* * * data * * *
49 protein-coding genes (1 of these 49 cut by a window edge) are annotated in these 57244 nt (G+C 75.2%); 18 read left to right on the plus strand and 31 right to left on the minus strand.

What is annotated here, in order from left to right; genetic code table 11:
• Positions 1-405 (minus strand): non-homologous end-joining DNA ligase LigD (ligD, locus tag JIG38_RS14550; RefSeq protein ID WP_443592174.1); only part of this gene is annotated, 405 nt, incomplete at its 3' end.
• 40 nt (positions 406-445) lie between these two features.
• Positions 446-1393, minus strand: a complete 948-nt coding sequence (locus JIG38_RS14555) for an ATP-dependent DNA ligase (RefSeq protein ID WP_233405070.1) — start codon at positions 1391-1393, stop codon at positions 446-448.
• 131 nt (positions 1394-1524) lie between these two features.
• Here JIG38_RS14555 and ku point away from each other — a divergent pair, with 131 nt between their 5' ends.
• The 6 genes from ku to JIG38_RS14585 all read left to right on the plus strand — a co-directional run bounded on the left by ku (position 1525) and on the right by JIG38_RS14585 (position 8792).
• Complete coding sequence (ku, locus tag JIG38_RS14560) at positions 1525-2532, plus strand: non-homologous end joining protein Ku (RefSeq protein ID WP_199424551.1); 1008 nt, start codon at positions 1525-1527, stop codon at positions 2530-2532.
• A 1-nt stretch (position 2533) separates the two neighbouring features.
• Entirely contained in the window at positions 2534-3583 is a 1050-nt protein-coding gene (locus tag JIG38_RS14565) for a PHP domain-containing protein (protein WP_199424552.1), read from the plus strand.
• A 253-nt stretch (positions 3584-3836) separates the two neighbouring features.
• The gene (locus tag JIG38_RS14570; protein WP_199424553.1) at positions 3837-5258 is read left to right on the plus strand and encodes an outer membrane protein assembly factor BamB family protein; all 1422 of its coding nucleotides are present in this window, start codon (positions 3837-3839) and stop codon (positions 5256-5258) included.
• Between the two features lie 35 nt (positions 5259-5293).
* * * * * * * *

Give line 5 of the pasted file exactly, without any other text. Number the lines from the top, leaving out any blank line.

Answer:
• Positions 446-1393, minus strand: a complete 948-nt coding sequence (locus JIG38_RS14555) for an ATP-dependent DNA ligase (RefSeq protein ID WP_233405070.1) — start codon at positions 1391-1393, stop codon at positions 446-448.